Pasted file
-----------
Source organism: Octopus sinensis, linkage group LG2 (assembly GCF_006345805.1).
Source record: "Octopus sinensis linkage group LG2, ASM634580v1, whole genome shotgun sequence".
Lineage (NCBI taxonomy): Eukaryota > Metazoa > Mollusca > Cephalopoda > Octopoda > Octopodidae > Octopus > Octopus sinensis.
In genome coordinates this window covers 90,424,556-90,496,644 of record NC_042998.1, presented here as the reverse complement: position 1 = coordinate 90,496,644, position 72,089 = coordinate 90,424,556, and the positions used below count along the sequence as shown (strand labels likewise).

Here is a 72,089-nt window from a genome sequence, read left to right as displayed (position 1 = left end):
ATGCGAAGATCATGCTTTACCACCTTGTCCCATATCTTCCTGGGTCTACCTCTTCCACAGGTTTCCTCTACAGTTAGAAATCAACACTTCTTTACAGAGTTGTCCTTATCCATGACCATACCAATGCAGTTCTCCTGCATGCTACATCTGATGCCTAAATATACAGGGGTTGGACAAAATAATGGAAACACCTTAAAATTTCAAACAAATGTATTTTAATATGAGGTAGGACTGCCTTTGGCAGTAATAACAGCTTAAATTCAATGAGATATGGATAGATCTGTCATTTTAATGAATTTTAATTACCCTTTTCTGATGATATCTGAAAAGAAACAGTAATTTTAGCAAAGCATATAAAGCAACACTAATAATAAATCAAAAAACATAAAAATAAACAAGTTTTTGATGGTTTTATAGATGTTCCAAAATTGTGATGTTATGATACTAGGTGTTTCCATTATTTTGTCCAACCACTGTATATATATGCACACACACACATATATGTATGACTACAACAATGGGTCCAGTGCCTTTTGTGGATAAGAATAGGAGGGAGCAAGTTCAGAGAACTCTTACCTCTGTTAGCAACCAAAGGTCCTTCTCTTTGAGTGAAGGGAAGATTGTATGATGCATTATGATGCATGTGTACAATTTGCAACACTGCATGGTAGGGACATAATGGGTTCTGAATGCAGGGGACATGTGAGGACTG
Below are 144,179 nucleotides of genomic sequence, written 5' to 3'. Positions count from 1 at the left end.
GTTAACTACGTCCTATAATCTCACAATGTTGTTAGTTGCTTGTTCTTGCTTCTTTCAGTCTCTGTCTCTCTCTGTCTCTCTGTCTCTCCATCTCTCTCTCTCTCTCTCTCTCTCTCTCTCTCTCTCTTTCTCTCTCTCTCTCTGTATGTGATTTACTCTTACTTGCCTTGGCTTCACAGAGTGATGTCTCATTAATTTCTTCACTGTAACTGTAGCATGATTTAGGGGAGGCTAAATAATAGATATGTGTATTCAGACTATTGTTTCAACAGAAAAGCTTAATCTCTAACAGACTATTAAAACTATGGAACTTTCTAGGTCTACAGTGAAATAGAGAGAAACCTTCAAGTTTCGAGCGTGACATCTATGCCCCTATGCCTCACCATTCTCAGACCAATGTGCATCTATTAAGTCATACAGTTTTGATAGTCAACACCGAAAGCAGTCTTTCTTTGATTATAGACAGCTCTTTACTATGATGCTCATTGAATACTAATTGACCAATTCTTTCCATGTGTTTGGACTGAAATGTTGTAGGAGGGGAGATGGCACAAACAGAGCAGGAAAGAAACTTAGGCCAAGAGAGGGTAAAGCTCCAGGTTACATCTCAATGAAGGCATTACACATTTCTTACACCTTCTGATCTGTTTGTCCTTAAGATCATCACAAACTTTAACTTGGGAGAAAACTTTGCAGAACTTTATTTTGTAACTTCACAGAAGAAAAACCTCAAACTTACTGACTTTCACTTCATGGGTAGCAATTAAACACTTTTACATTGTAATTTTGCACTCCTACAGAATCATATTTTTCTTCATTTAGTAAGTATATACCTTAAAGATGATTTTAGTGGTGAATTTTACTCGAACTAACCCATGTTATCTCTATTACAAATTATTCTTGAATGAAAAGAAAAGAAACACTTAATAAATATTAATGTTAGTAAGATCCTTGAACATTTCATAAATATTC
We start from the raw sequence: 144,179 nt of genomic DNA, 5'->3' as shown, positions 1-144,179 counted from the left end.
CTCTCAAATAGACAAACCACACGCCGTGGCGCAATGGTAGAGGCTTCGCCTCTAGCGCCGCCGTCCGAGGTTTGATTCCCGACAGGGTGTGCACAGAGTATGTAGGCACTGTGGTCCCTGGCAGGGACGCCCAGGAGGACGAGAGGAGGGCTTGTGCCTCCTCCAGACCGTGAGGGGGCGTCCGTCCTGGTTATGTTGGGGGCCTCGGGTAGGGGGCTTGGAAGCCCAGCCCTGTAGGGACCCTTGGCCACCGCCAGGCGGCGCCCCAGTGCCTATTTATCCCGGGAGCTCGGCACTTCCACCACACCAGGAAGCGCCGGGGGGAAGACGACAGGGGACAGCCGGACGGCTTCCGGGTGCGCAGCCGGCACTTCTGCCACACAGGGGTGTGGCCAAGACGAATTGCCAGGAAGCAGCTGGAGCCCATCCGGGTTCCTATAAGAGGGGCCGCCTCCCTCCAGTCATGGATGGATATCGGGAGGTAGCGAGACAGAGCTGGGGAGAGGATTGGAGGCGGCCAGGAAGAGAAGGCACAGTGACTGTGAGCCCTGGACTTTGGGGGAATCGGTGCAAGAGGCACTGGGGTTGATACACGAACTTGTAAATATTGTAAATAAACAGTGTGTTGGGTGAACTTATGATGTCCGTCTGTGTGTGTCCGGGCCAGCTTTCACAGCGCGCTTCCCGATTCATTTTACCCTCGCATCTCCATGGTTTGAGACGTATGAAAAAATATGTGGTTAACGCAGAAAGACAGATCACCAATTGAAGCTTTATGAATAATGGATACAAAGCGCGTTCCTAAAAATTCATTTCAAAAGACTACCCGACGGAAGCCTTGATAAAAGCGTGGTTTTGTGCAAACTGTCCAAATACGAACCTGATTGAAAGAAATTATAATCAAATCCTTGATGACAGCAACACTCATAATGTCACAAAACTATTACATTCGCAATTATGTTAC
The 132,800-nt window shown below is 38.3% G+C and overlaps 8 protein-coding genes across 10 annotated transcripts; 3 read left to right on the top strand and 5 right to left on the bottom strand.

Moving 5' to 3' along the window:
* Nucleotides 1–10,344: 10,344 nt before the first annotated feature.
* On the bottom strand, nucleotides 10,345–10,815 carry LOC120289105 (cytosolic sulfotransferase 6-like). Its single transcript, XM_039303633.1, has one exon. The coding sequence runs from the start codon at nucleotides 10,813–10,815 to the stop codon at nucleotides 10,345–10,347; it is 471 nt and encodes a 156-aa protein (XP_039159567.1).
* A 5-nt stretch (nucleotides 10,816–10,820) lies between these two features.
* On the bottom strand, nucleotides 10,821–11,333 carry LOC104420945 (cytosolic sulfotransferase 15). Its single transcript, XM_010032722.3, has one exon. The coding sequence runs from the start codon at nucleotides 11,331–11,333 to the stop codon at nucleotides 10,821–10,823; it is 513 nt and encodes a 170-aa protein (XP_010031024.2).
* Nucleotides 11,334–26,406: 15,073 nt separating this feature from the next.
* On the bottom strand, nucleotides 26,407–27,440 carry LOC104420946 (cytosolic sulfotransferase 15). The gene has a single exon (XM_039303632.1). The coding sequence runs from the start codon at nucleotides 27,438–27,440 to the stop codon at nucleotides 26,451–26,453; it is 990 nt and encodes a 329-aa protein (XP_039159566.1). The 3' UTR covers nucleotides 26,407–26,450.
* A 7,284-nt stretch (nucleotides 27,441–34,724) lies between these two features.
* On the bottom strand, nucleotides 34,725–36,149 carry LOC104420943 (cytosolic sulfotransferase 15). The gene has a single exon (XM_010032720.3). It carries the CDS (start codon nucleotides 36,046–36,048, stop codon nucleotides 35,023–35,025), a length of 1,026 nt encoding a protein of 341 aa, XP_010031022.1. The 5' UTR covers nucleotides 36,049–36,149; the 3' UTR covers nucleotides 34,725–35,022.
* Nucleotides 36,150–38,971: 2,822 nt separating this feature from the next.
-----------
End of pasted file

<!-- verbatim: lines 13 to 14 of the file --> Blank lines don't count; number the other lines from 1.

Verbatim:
* Nucleotides 1–10,344: 10,344 nt before the first annotated feature.
* On the bottom strand, nucleotides 10,345–10,815 carry LOC120289105 (cytosolic sulfotransferase 6-like). Its single transcript, XM_039303633.1, has one exon. The coding sequence runs from the start codon at nucleotides 10,813–10,815 to the stop codon at nucleotides 10,345–10,347; it is 471 nt and encodes a 156-aa protein (XP_039159567.1).